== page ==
Rising chef finds home for comforting Japanese cuisine in Maxwell Park

Maxwell Park Wine Bar has been one of DC’s most popular drinking destinations since it opened its first location in Shaw four years ago, but the neighborhood establishment has struggled to determine which food s ‘tune permanently with its wines under the radar listed on cheeky thematic menus. This summer, the bar brought in an executive chef to take the cuisine in a whole new direction – comforting Japanese cuisine.

Masako Morishita brings up many memories of his native Japan with items like a McDonald’s-inspired teriyaki burger, savory cabbage pancakes and the same sardine recipe his mother makes overseas.

Award-winning sommelier / owner Brent Kroll’s local bar previously served small snacks and rotating menus from titular DC chefs like Oyster Oyster’s Rob Rubba and Food Network champion Adam Greenberg, but Morishita marks Maxwell’s first executive chef hiring. .

Maxwell Park’s new executive chef, Masako Morishita.
Rey Lopez / Eater DC

After leading his Japanese pop-up Otabe for the past few years, the up-and-coming DC chef is finding solid ground in a kitchen with his new Maxwell gig, which began just after July 4.

Maxwell’s original location in Shaw, which won a 2019 Local Restaurant Association award for “Wine of the Year Program,” added a 1,000 square foot outpost at Navy Yard in early 2020. Morishita’s menu is only available at Navy Yard at this time. and coming to Shaw starting next week.

“We were looking for someone to plant their feet and sink in – someone on the rise who we think will be the next big thing,” says Kroll, a Proof and Iron Gate alumnus.

A month later, Morishita is already tinkering with new dish ideas to keep customers guessing. “We have a lot of regulars who come here every day or three times a week looking for something new,” she says. “I am constantly changing the menu to make it interesting and fun. I love to cook, so this is my dream job for me.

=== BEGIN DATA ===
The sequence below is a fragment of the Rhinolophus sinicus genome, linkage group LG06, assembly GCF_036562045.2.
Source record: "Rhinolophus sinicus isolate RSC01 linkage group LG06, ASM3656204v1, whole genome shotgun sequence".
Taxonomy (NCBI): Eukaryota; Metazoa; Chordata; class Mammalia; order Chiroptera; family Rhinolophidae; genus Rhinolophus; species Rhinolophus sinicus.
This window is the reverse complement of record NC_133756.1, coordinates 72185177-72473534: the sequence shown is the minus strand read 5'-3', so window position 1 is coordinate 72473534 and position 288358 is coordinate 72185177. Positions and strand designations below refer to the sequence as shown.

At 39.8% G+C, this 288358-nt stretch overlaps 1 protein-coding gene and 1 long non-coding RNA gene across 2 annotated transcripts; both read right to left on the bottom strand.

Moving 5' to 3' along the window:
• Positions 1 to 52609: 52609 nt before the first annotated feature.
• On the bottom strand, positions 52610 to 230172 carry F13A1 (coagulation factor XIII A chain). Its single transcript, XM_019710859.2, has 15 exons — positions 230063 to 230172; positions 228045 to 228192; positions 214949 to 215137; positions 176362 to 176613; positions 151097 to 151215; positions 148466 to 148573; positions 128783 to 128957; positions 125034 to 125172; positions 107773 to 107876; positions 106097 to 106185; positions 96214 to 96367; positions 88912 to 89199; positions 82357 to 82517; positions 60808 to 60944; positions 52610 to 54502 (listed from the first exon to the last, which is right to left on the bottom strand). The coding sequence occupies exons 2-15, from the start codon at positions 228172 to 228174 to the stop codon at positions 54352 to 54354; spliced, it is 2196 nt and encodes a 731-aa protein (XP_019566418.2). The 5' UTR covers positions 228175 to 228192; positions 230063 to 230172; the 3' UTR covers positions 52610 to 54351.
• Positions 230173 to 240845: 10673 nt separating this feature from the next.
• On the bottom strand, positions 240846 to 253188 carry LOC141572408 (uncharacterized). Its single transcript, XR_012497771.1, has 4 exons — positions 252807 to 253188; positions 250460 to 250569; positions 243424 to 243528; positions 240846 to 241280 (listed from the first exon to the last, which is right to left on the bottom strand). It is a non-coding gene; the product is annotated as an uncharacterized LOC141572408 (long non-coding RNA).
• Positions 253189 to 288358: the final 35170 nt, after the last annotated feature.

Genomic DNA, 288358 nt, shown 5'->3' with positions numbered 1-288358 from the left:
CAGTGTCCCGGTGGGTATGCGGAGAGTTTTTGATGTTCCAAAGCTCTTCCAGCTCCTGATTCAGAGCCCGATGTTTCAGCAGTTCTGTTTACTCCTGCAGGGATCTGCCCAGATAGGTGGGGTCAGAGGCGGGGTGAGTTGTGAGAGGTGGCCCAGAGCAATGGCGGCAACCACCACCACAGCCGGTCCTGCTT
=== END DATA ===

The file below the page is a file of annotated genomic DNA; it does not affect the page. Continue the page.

One of the early bestsellers was inspired by one of his favorite fast food dishes in Japan: a McDonald’s teriyaki burger that the chain doesn’t serve in the United States.

“I miss it so much. I wanted to create something similar,” she says. Her take on the burger, delivered between a Martin potato bun and pierced with a glowing neon toothpick for a twist. fancy, is covered with a sauce made from gluten-free tamari, garlic, ginger, sake and sweet rice wine.

A self-proclaimed “tamari sommelier,” Morishita finds uses for the fermented soy product on her menu. She even did a tamari tasting at Japanese brand San-J’s facility in Richmond, Virginia. Tamari is similar to soy sauce and comes from a byproduct of miso. Classically, it’s made only with soy (and no wheat), which makes it more similar in flavor to Chinese-style soy sauce.

“It has a richer flavor than regular soy sauce. San-J is the best [brand] tome. I use it in everything, ”says Morishita.

A sparkling bowl of scallop crudo looks a bit more refined, dressed in pickled plum and yuzu kosho (chili paste) for a fiery finish. She suggests using a spoon to scoop up a broth that she prepares with tamari, sake and sweet rice wine. Micro shiso and edible flowers from the local Fresh Impact farm complete the dish.

A bright burrata salad that screams summer includes strawberries macerated with tamari and sugar, a tomato sliced ​​in a style similar to origami, and a seaweed (kombu) sauce that has been marinated in rice vinegar and maple syrup. The last component reappears in the form of a broth poured next to the table.

“Dashi, this is my thing,” she said. “I try to use it as much as possible.”

A summer burrata salad at Maxwell Park

A refreshing sweet and savory burrata salad for the summer is served with a drizzle of tamari, garlic and balsamic vinaigrette.
Rey Lopez / Eater DC

A can of grilled sardines spiced with parsley, garlic and chili is a replica of the appetizer her mother makes thousands of miles away in Kobe, Japan, at a small restaurant and bar that has been owned by the family for nearly 90 years old. His mother and grandmother are both chefs and taught him the art of Japanese cuisine while growing up.